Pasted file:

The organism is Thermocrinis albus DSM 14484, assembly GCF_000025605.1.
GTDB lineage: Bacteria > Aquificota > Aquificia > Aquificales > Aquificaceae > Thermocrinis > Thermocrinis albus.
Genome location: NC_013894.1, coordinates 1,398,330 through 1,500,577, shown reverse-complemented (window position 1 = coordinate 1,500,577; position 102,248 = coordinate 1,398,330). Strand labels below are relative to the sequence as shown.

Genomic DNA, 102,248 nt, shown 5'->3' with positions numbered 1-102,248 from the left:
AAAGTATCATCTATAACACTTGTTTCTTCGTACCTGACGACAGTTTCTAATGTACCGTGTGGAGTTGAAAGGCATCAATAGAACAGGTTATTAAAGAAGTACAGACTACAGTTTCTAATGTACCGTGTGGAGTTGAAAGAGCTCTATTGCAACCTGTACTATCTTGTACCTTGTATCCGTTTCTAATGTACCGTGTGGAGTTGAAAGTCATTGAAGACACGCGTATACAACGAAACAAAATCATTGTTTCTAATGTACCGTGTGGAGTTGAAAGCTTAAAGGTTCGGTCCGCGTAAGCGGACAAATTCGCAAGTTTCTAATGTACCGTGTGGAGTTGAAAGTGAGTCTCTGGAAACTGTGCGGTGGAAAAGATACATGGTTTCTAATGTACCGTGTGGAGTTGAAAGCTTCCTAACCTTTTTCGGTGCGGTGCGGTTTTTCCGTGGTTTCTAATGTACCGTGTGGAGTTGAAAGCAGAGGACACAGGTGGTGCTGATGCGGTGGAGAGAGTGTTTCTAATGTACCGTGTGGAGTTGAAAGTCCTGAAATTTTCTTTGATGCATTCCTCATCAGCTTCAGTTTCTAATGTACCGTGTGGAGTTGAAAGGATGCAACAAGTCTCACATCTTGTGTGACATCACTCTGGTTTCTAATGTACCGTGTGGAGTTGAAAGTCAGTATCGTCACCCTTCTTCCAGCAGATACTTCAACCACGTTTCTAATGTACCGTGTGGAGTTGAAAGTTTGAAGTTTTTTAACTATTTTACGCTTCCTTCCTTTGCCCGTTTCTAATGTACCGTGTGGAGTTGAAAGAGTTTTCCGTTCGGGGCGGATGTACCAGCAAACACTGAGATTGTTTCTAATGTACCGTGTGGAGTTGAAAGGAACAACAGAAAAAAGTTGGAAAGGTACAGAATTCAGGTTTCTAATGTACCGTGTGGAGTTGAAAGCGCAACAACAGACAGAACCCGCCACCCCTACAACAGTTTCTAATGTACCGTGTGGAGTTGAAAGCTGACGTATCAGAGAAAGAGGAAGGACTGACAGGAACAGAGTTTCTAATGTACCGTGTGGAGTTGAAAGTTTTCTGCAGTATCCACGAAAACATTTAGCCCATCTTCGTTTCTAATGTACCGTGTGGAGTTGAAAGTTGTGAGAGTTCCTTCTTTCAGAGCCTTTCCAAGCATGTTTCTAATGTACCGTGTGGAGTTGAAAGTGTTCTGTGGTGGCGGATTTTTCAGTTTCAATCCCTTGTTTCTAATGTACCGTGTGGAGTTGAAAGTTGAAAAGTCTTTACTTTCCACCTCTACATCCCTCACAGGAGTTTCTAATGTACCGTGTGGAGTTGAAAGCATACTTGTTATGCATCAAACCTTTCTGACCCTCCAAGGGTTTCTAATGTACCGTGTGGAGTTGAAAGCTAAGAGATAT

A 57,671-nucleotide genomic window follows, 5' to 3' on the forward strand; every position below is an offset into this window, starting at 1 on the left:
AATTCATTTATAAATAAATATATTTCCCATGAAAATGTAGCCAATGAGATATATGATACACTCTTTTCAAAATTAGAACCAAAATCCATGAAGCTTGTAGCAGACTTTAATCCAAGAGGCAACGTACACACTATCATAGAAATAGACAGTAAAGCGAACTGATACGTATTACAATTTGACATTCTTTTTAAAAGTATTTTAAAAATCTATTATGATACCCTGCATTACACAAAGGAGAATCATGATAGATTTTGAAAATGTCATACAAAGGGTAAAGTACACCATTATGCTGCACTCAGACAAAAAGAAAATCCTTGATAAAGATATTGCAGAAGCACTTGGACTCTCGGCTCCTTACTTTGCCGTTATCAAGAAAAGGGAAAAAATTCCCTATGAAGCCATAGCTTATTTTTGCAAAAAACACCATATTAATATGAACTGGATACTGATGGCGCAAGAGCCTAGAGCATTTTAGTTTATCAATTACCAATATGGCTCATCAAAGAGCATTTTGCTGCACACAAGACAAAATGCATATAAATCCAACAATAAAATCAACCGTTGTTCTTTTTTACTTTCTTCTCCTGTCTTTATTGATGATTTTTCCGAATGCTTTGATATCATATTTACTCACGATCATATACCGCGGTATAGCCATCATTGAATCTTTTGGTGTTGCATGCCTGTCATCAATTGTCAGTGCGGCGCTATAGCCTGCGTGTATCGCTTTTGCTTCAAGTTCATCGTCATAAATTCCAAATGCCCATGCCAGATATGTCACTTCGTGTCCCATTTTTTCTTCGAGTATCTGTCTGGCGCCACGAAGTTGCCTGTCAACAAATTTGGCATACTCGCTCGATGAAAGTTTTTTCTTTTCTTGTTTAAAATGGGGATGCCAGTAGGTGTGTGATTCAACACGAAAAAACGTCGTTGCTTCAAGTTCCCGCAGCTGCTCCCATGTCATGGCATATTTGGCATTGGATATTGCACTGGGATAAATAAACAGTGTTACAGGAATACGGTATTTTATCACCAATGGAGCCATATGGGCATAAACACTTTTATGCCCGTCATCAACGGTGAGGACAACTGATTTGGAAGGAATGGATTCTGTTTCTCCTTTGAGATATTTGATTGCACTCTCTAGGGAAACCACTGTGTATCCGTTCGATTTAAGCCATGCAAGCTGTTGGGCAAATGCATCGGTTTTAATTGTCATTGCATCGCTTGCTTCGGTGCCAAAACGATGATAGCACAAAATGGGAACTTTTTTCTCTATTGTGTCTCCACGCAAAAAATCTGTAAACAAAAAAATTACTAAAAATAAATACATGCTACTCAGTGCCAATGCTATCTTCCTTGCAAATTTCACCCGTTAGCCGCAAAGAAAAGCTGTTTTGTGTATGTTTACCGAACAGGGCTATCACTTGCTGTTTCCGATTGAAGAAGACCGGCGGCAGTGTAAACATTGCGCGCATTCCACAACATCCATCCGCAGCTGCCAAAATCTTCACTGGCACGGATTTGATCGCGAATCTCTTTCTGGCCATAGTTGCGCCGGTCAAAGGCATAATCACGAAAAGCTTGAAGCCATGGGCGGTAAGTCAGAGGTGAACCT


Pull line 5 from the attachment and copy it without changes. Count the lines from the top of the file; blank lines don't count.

AAAGTATCATCTATAACACTTGTTTCTTCGTACCTGACGACAGTTTCTAATGTACCGTGTGGAGTTGAAAGGCATCAATAGAACAGGTTATTAAAGAAGTACAGACTACAGTTTCTAATGTACCGTGTGGAGTTGAAAGAGCTCTATTGCAACCTGTACTATCTTGTACCTTGTATCCGTTTCTAATGTACCGTGTGGAGTTGAAAGTCATTGAAGACACGCGTATACAACGAAACAAAATCATTGTTTCTAATGTACCGTGTGGAGTTGAAAGCTTAAAGGTTCGGTCCGCGTAAGCGGACAAATTCGCAAGTTTCTAATGTACCGTGTGGAGTTGAAAGTGAGTCTCTGGAAACTGTGCGGTGGAAAAGATACATGGTTTCTAATGTACCGTGTGGAGTTGAAAGCTTCCTAACCTTTTTCGGTGCGGTGCGGTTTTTCCGTGGTTTCTAATGTACCGTGTGGAGTTGAAAGCAGAGGACACAGGTGGTGCTGATGCGGTGGAGAGAGTGTTTCTAATGTACCGTGTGGAGTTGAAAGTCCTGAAATTTTCTTTGATGCATTCCTCATCAGCTTCAGTTTCTAATGTACCGTGTGGAGTTGAAAGGATGCAACAAGTCTCACATCTTGTGTGACATCACTCTGGTTTCTAATGTACCGTGTGGAGTTGAAAGTCAGTATCGTCACCCTTCTTCCAGCAGATACTTCAACCACGTTTCTAATGTACCGTGTGGAGTTGAAAGTTTGAAGTTTTTTAACTATTTTACGCTTCCTTCCTTTGCCCGTTTCTAATGTACCGTGTGGAGTTGAAAGAGTTTTCCGTTCGGGGCGGATGTACCAGCAAACACTGAGATTGTTTCTAATGTACCGTGTGGAGTTGAAAGGAACAACAGAAAAAAGTTGGAAAGGTACAGAATTCAGGTTTCTAATGTACCGTGTGGAGTTGAAAGCGCAACAACAGACAGAACCCGCCACCCCTACAACAGTTTCTAATGTACCGTGTGGAGTTGAAAGCTGACGTATCAGAGAAAGAGGAAGGACTGACAGGAACAGAGTTTCTAATGTACCGTGTGGAGTTGAAAGTTTTCTGCAGTATCCACGAAAACATTTAGCCCATCTTCGTTTCTAATGTACCGTGTGGAGTTGAAAGTTGTGAGAGTTCCTTCTTTCAGAGCCTTTCCAAGCATGTTTCTAATGTACCGTGTGGAGTTGAAAGTGTTCTGTGGTGGCGGATTTTTCAGTTTCAATCCCTTGTTTCTAATGTACCGTGTGGAGTTGAAAGTTGAAAAGTCTTTACTTTCCACCTCTACATCCCTCACAGGAGTTTCTAATGTACCGTGTGGAGTTGAAAGCATACTTGTTATGCATCAAACCTTTCTGACCCTCCAAGGGTTTCTAATGTACCGTGTGGAGTTGAAAGCTAAGAGATAT